The castle is also noted for its Medieval Banquets held throughout the Summer. Guests are greeted by a costumed hosts with a cup of mead and treated to a night full of the same food, merriment, music, poetry, and storytelling enjoyed by the Irish Chieftains of old. 

Rock of Cashel – Cashel, Co. Tipperary, Ireland 

The Rock of Cashel is certainly one of the “must see” castles in Ireland. Located on a 200-foot outcrop of limestone, the Rock of Cashel towers over the town and surrounding countryside. Originally the home of the Kings of Munster, it became the seat of the archbishop in the 1100’s when the O’Brien clan king gave it to the church to keep it out of the hands of a rival clan. Legend also states that St. Patrick put his staff through the foot of the clan king accidentally during a ceremony, and the clan king, thinking it was part of the ceremony, and not wanting to make waves with his new God, said nothing. Such was the power of St. Patrick. The Rock consists of a large cathedral, a smaller chapel, round tower, enclosing walls, and a corner tower. 

Insider Tip: Take a short walk down the hill to Hore Abbey, a ruined Cistercian Abbey below the Rock of Cashel in a nearby pasture. Bring your camera, because Hore Abbey is spectacular in the late afternoon sun. 

Kylemore Abbey in Connemara mountains – Ireland

Kylemore Abbey – Connemara, Co. Galway, Ireland 

Despite its name and the fact that it serves as home to the Benedictine Community of Nuns, this magnificent property started out as a Baronial Castle built in the 1860’s by Mitchell Henry as a gift to his wife. A beautiful six-acre Victorian walled garden, Gothic church, oak plantation and  many hiking and walking trails are also part of this 1000-acre estate. You could spend an entire day walking the lakeside trails, wandering around the walled garden, having tea in the tearoom or taking a guided tour of the castle. Kylemore Abbey is located on the banks of the scenic Pollacappul Lake in the Connemara countryside of Galway. 

Malahide Castle – Malahide, Co. Dublin, Ireland 

Located just 30 minutes north of Dublin center, Malahide Castle is unique in that it was occupied by the same family for almost 800 years. It is rare to find a castle in as good condition with this many paintings and furnishings from the same family. The Talbot family, who were the owners of this land between 1185 and 1976, played an important role in the history of Dublin. In addition to the well-preserved castle, you will find one of the finest private collections of plants in Ireland in the Botanic Garden. It is an impressive and well-maintained site.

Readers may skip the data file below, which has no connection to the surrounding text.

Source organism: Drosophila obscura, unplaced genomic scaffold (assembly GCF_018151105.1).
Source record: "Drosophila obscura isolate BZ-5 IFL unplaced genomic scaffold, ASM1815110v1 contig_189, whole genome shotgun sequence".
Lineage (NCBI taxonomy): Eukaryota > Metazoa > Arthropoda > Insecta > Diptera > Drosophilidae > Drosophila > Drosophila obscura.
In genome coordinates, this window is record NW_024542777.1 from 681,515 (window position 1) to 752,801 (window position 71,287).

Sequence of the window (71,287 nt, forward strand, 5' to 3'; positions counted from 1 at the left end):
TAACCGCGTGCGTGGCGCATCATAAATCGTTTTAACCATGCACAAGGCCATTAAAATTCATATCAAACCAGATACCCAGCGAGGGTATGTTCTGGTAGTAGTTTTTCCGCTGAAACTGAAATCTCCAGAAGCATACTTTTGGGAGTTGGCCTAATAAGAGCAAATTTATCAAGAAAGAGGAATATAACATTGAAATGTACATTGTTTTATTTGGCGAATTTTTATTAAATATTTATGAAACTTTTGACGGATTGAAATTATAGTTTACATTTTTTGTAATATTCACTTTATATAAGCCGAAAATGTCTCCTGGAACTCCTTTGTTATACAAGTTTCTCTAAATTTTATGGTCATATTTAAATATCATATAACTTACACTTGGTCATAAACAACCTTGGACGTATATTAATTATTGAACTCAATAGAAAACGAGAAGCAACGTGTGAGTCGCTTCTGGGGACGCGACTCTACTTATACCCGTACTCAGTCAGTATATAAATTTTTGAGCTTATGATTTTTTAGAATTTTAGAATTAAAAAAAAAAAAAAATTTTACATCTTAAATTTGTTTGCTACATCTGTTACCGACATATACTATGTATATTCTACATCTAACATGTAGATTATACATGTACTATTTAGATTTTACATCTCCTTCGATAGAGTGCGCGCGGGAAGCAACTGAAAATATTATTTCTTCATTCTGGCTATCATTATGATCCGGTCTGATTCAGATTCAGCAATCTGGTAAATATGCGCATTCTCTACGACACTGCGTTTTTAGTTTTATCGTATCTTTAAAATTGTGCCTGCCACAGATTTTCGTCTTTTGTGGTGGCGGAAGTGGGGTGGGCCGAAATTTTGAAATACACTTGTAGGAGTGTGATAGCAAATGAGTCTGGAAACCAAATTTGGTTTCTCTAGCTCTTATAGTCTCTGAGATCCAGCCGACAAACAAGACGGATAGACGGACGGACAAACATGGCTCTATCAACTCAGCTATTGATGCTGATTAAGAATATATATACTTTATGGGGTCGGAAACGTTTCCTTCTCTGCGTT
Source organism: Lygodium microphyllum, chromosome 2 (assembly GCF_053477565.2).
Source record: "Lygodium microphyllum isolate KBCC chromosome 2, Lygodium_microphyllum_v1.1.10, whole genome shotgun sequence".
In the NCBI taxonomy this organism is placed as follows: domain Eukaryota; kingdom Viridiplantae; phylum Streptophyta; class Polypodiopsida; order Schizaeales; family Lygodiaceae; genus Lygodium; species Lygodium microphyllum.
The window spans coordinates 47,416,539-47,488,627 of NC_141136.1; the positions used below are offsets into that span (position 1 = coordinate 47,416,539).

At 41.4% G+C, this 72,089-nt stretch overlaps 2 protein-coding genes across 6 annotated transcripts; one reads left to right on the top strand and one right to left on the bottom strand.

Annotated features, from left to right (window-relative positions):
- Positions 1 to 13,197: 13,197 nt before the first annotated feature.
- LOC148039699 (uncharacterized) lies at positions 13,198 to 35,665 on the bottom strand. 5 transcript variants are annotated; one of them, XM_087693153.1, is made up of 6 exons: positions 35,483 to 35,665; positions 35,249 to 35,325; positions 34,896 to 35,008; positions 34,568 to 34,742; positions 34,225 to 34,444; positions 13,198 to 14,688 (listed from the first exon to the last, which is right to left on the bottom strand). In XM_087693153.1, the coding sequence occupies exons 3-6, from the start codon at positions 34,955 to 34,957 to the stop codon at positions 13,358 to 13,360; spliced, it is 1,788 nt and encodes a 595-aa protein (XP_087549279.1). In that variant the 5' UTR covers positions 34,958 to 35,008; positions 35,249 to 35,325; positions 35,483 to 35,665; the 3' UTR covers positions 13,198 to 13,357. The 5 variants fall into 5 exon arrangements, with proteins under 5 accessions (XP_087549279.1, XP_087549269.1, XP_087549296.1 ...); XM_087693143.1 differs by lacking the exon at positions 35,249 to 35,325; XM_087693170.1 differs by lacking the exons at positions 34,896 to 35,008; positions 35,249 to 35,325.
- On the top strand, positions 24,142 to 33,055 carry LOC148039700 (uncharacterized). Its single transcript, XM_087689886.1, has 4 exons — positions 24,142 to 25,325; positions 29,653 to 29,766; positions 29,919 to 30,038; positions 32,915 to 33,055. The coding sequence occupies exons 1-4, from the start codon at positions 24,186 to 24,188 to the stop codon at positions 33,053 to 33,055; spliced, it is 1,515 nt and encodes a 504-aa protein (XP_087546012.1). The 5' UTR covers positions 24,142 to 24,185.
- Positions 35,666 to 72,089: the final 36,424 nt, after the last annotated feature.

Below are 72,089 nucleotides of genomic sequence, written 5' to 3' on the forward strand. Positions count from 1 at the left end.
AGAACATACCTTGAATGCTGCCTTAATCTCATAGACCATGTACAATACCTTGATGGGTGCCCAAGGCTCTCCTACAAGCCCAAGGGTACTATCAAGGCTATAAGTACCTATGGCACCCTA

Insider Tip: Once you finish your wander around Malahide Castle and Gardens, take a ten-minute walk to the Town of Malahide, where you will find shops, pubs, restaurants, a marina, a beautiful beach and a fine view of Ireland’s Eye, a small uninhabited island in the harbor. To get there, you just follow the signs to the “Village.” 

 Dunluce Castle, Antrium, Northern Ireland

Located on the Antrim coast in Northern Ireland, this impressive ruin is located on a rock outcrop and joined to the mainland by an arched bridge. The location is attractive for a castle because the outcrop is bordered by ocean on one side and steep drops on the other sides. The castle is larger than it looks, but you don’t realize this until you cross the bridge from the visitor center. Make sure to check out the Mermaid’s Cave beneath the castle, where it is rumored treasure from the Spanish Armada was brought to the castle in secret. Local legend also states that in 1639, the Countess of Antrim demanded the family move from the castle because part of the kitchen (and seven cooks) fell into the sea one night during dinner. You might also recognize this castle as the House of Greyjoy in the “Game of Thrones” series.